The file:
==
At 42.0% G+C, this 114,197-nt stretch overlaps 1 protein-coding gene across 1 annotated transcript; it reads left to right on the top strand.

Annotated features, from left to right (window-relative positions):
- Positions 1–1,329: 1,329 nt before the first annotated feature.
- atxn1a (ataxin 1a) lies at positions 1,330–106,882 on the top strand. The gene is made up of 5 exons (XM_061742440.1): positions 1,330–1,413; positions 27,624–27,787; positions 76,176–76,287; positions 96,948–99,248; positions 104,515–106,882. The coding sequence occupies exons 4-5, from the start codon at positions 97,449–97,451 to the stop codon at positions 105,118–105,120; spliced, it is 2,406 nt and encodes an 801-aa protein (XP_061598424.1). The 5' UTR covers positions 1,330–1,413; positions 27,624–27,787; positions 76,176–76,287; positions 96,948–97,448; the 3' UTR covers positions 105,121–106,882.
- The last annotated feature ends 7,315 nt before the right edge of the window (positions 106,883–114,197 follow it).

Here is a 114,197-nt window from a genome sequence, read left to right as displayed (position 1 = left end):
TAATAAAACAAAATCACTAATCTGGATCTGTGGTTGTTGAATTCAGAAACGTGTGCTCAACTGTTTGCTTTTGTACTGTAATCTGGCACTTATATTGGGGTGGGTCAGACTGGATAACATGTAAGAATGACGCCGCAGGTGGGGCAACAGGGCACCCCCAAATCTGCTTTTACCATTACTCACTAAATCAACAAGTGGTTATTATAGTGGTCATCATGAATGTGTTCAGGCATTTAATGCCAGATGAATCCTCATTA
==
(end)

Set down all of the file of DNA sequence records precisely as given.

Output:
At 42.0% G+C, this 114,197-nt stretch overlaps 1 protein-coding gene across 1 annotated transcript; it reads left to right on the top strand.

Annotated features, from left to right (window-relative positions):
- Positions 1–1,329: 1,329 nt before the first annotated feature.
- atxn1a (ataxin 1a) lies at positions 1,330–106,882 on the top strand. The gene is made up of 5 exons (XM_061742440.1): positions 1,330–1,413; positions 27,624–27,787; positions 76,176–76,287; positions 96,948–99,248; positions 104,515–106,882. The coding sequence occupies exons 4-5, from the start codon at positions 97,449–97,451 to the stop codon at positions 105,118–105,120; spliced, it is 2,406 nt and encodes an 801-aa protein (XP_061598424.1). The 5' UTR covers positions 1,330–1,413; positions 27,624–27,787; positions 76,176–76,287; positions 96,948–97,448; the 3' UTR covers positions 105,121–106,882.
- The last annotated feature ends 7,315 nt before the right edge of the window (positions 106,883–114,197 follow it).

Here is a 114,197-nt window from a genome sequence, read left to right as displayed (position 1 = left end):
TAATAAAACAAAATCACTAATCTGGATCTGTGGTTGTTGAATTCAGAAACGTGTGCTCAACTGTTTGCTTTTGTACTGTAATCTGGCACTTATATTGGGGTGGGTCAGACTGGATAACATGTAAGAATGACGCCGCAGGTGGGGCAACAGGGCACCCCCAAATCTGCTTTTACCATTACTCACTAAATCAACAAGTGGTTATTATAGTGGTCATCATGAATGTGTTCAGGCATTTAATGCCAGATGAATCCTCATTA